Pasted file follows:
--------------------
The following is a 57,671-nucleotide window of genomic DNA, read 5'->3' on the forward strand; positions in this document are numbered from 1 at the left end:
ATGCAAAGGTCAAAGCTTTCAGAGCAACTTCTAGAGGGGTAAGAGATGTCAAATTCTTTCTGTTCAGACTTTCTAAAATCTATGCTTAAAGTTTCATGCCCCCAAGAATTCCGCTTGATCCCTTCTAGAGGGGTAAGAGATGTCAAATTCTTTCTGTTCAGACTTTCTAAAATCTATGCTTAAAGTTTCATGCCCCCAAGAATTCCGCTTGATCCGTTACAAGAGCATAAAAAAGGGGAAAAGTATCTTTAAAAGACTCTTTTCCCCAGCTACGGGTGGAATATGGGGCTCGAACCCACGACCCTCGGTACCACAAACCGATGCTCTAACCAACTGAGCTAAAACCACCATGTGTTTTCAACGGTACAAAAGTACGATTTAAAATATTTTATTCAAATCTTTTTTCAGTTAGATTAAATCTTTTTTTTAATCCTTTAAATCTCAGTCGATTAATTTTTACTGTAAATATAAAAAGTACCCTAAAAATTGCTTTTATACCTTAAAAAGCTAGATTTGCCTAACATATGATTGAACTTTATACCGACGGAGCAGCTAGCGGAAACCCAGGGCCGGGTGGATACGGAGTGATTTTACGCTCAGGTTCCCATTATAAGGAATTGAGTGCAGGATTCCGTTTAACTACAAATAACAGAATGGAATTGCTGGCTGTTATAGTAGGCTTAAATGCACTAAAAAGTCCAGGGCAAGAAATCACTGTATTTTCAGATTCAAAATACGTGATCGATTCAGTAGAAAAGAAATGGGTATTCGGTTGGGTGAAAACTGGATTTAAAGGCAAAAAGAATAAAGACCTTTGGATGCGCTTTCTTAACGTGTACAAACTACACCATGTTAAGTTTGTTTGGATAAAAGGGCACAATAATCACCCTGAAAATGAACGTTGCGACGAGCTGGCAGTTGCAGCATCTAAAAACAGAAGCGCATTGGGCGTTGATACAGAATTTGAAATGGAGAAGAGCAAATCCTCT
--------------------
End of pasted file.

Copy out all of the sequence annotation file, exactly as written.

The following is a 57,671-nucleotide window of genomic DNA, read 5'->3' on the forward strand; positions in this document are numbered from 1 at the left end:
ATGCAAAGGTCAAAGCTTTCAGAGCAACTTCTAGAGGGGTAAGAGATGTCAAATTCTTTCTGTTCAGACTTTCTAAAATCTATGCTTAAAGTTTCATGCCCCCAAGAATTCCGCTTGATCCCTTCTAGAGGGGTAAGAGATGTCAAATTCTTTCTGTTCAGACTTTCTAAAATCTATGCTTAAAGTTTCATGCCCCCAAGAATTCCGCTTGATCCGTTACAAGAGCATAAAAAAGGGGAAAAGTATCTTTAAAAGACTCTTTTCCCCAGCTACGGGTGGAATATGGGGCTCGAACCCACGACCCTCGGTACCACAAACCGATGCTCTAACCAACTGAGCTAAAACCACCATGTGTTTTCAACGGTACAAAAGTACGATTTAAAATATTTTATTCAAATCTTTTTTCAGTTAGATTAAATCTTTTTTTTAATCCTTTAAATCTCAGTCGATTAATTTTTACTGTAAATATAAAAAGTACCCTAAAAATTGCTTTTATACCTTAAAAAGCTAGATTTGCCTAACATATGATTGAACTTTATACCGACGGAGCAGCTAGCGGAAACCCAGGGCCGGGTGGATACGGAGTGATTTTACGCTCAGGTTCCCATTATAAGGAATTGAGTGCAGGATTCCGTTTAACTACAAATAACAGAATGGAATTGCTGGCTGTTATAGTAGGCTTAAATGCACTAAAAAGTCCAGGGCAAGAAATCACTGTATTTTCAGATTCAAAATACGTGATCGATTCAGTAGAAAAGAAATGGGTATTCGGTTGGGTGAAAACTGGATTTAAAGGCAAAAAGAATAAAGACCTTTGGATGCGCTTTCTTAACGTGTACAAACTACACCATGTTAAGTTTGTTTGGATAAAAGGGCACAATAATCACCCTGAAAATGAACGTTGCGACGAGCTGGCAGTTGCAGCATCTAAAAACAGAAGCGCATTGGGCGTTGATACAGAATTTGAAATGGAGAAGAGCAAATCCTCT